U.S. Senate backs first-ever National Firefighter Cancer Registry
Schumer says firefighters are exposed to a range of harmful toxins when responding to emergency situations
Press Release, U.S. Sen. Charles Schumer
U.S. Senate Minority Leader Charles E. Schumer on Monday announced the U.S. Senate passed critical legislation that would, for the first time ever, establish a specialized national cancer registry to be managed by the Centers for Disease Control and Prevention.
Schumer said the registry would improve collection capabilities and activities related to the nationwide monitoring of cancer incidence among all firefighters, both career, and volunteer. Now that U.S. Senate passed this critical legislation, Schumer is urging the House of Representatives to pass the bill immediately.
“We owe it to our brave firefighters who are on the front lines, risking their lives to protect our communities the peace of mind of knowing that if they get sick they will be taken care of,” said Senator Schumer. “This critical legislation does just that by establishing a national firefighter cancer registry, so researchers can better track, treat – and one day – prevent the potential connections between firefighting and cancer. I’m glad the Senate finally passed this legislation and I strongly urge my colleagues in the House of Representatives to pass this life-saving bill immediately.”
According to a five-year study conducted by the National Institute of Occupational Safety and Health, there are twice as many firefighters in the U.S. with malignant mesothelioma, a rare type of cancer caused by exposure to asbestos, when compared to the general population. The same study also found that firefighters also have an increased risk of death from lung cancer and leukemia as compared to the general population.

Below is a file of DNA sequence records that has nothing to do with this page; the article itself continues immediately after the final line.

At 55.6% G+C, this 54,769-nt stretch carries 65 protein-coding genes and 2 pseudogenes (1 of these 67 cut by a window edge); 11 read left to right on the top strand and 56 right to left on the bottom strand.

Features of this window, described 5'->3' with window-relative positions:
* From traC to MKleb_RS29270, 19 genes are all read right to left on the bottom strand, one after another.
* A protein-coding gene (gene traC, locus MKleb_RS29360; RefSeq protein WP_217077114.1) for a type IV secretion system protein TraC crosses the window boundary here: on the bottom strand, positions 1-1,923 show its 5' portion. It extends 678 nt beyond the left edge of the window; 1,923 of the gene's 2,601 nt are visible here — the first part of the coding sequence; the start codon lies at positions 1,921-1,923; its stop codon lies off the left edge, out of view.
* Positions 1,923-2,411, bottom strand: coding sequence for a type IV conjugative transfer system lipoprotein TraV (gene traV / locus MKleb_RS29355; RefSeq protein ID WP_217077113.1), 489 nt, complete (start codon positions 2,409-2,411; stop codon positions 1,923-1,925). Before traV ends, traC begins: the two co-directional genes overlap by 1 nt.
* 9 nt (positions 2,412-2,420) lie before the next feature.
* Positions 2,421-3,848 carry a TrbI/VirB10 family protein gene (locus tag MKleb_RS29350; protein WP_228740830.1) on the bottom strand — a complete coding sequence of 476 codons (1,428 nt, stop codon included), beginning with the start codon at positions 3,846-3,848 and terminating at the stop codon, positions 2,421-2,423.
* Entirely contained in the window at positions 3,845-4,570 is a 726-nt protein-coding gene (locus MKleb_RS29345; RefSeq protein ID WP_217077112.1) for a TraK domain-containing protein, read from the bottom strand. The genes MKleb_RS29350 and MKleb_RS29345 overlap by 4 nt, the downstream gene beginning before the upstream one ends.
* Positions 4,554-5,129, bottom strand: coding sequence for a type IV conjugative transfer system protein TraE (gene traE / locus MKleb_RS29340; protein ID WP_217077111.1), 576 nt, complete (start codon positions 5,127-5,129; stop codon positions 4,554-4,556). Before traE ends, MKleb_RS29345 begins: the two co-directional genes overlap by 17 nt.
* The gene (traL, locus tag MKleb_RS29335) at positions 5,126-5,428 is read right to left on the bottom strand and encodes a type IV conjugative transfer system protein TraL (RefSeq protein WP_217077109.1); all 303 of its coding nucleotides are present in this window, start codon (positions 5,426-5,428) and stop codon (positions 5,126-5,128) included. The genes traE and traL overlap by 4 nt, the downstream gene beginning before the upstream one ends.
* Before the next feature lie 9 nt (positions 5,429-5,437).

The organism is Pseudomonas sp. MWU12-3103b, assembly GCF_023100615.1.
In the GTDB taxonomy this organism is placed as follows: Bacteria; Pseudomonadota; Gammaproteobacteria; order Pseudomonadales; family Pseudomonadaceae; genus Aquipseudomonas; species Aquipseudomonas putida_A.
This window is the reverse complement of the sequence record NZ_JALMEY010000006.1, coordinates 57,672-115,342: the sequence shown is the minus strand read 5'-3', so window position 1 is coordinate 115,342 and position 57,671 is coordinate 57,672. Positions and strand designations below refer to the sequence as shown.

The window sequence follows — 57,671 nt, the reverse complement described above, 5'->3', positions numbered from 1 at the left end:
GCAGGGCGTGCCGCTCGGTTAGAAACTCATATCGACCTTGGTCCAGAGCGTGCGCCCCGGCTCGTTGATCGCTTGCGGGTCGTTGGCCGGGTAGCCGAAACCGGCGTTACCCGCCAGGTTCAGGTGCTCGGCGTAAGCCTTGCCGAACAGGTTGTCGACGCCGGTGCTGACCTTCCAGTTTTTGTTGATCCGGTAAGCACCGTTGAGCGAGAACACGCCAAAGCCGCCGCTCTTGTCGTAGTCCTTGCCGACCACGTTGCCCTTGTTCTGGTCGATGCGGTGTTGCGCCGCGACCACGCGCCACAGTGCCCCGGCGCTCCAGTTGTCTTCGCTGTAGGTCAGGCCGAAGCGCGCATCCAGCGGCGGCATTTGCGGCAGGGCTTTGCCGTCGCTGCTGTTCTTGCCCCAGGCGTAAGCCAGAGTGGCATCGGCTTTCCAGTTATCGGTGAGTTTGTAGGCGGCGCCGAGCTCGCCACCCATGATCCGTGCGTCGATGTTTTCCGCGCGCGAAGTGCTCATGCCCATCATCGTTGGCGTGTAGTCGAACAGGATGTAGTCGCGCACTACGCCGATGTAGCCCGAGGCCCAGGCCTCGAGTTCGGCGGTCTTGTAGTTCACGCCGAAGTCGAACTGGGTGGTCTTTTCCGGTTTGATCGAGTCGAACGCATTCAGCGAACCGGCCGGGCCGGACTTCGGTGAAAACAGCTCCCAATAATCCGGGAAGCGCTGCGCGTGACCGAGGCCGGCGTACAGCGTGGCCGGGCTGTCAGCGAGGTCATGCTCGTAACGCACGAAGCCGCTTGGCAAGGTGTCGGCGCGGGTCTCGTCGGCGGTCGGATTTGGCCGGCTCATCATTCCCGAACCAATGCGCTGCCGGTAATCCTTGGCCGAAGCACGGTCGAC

Schumer explained that firefighters are exposed to a range of harmful toxins when responding to emergency situations, often as a result of the noxious flame retardants and other chemicals that are used in everyday items, from furniture to clothing, and to even children’s toys. Experts and scientists have repeatedly sounded the alarm on the danger of these toxic chemicals because they have been found to cause developmental delays in children from long-term exposure in addition to rare cancers in firefighters when these products burn and the toxins become airborne.
Schumer said research has indicated that there is a strong connection between firefighting and an increased risk for several major cancers, including testicular, stomach, multiple myeloma and brain cancers. However, there has never been a long-term registry put in place that could be used to track the potential connections between firefighting and incidences of cancer.
Schumer, therefore, said a national firefighter cancer registry is needed, so experts and researchers can more effectively monitor nationwide trends and incidences of cancer among firefighters – both career and volunteer. Schumer said such a registry would help medical professionals more effectively identify and treat cancer in firefighters over the long term.
Specifically, this national firefighter cancer registry would do the following:
First, this registry would compile in one place the epidemiological information submitted by healthcare professionals related to cancer incidence among firefighters.
Second, it would make anonymous data available to public health researchers so that they would have access to the comprehensive datasets that will allow them to expand this groundbreaking research.
Third, this registry would improve our understanding of cancer incidence as the registry grows, which could potentially lead to the development of advanced safety protocols and safeguards for the firefighters on the front lines each day.
Finally, this bill would allow for increased collaboration between the CDC and epidemiologists, public health experts, clinicians and firefighters through regular and consistent consultations to improve the effectiveness and accuracy of the registry.